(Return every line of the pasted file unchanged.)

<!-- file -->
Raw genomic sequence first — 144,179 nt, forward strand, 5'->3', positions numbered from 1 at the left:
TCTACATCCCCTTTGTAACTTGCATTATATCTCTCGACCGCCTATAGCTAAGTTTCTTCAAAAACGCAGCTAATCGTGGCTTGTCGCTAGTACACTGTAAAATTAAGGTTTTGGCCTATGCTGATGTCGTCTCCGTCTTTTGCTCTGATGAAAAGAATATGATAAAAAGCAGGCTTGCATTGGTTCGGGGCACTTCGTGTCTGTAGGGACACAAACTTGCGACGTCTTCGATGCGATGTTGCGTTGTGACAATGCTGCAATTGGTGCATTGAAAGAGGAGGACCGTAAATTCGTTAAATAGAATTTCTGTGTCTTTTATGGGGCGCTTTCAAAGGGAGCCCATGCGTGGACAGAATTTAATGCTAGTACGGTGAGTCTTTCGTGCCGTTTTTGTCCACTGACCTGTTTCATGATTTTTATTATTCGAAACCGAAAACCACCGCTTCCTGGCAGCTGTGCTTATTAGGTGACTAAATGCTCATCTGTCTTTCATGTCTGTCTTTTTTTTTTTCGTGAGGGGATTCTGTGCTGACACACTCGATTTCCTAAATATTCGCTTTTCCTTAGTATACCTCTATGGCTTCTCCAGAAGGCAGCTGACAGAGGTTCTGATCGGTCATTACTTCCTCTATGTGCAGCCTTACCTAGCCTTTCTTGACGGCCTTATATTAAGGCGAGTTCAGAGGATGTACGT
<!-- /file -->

Raw genomic sequence first — 144,179 nt, forward strand, 5'->3', positions numbered from 1 at the left:
TCTACATCCCCTTTGTAACTTGCATTATATCTCTCGACCGCCTATAGCTAAGTTTCTTCAAAAACGCAGCTAATCGTGGCTTGTCGCTAGTACACTGTAAAATTAAGGTTTTGGCCTATGCTGATGTCGTCTCCGTCTTTTGCTCTGATGAAAAGAATATGATAAAAAGCAGGCTTGCATTGGTTCGGGGCACTTCGTGTCTGTAGGGACACAAACTTGCGACGTCTTCGATGCGATGTTGCGTTGTGACAATGCTGCAATTGGTGCATTGAAAGAGGAGGACCGTAAATTCGTTAAATAGAATTTCTGTGTCTTTTATGGGGCGCTTTCAAAGGGAGCCCATGCGTGGACAGAATTTAATGCTAGTACGGTGAGTCTTTCGTGCCGTTTTTGTCCACTGACCTGTTTCATGATTTTTATTATTCGAAACCGAAAACCACCGCTTCCTGGCAGCTGTGCTTATTAGGTGACTAAATGCTCATCTGTCTTTCATGTCTGTCTTTTTTTTTTTCGTGAGGGGATTCTGTGCTGACACACTCGATTTCCTAAATATTCGCTTTTCCTTAGTATACCTCTATGGCTTCTCCAGAAGGCAGCTGACAGAGGTTCTGATCGGTCATTACTTCCTCTATGTGCAGCCTTACCTAGCCTTTCTTGACGGCCTTATATTAAGGCGAGTTCAGAGGATGTACGT